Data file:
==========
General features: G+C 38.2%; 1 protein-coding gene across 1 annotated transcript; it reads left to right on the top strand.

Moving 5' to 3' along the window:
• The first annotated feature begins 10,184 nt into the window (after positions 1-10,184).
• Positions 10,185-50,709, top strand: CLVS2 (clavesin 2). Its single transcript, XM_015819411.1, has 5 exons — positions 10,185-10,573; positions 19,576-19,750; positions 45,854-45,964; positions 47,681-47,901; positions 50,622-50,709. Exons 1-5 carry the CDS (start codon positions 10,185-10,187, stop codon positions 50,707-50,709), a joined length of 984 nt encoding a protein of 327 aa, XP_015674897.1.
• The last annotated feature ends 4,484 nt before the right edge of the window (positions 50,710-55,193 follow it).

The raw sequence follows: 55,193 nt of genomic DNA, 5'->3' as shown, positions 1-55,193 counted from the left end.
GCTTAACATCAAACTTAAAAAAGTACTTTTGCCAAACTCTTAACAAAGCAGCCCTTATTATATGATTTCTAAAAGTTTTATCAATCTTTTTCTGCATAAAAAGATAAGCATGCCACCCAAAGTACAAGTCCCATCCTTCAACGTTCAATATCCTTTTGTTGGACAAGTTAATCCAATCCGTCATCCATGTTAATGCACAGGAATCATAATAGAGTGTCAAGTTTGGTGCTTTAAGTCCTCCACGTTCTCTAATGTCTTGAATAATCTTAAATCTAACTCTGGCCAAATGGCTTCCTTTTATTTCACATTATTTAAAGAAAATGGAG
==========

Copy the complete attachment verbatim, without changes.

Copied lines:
General features: G+C 38.2%; 1 protein-coding gene across 1 annotated transcript; it reads left to right on the top strand.

Moving 5' to 3' along the window:
• The first annotated feature begins 10,184 nt into the window (after positions 1-10,184).
• Positions 10,185-50,709, top strand: CLVS2 (clavesin 2). Its single transcript, XM_015819411.1, has 5 exons — positions 10,185-10,573; positions 19,576-19,750; positions 45,854-45,964; positions 47,681-47,901; positions 50,622-50,709. Exons 1-5 carry the CDS (start codon positions 10,185-10,187, stop codon positions 50,707-50,709), a joined length of 984 nt encoding a protein of 327 aa, XP_015674897.1.
• The last annotated feature ends 4,484 nt before the right edge of the window (positions 50,710-55,193 follow it).

The raw sequence follows: 55,193 nt of genomic DNA, 5'->3' as shown, positions 1-55,193 counted from the left end.
GCTTAACATCAAACTTAAAAAAGTACTTTTGCCAAACTCTTAACAAAGCAGCCCTTATTATATGATTTCTAAAAGTTTTATCAATCTTTTTCTGCATAAAAAGATAAGCATGCCACCCAAAGTACAAGTCCCATCCTTCAACGTTCAATATCCTTTTGTTGGACAAGTTAATCCAATCCGTCATCCATGTTAATGCACAGGAATCATAATAGAGTGTCAAGTTTGGTGCTTTAAGTCCTCCACGTTCTCTAATGTCTTGAATAATCTTAAATCTAACTCTGGCCAAATGGCTTCCTTTTATTTCACATTATTTAAAGAAAATGGAG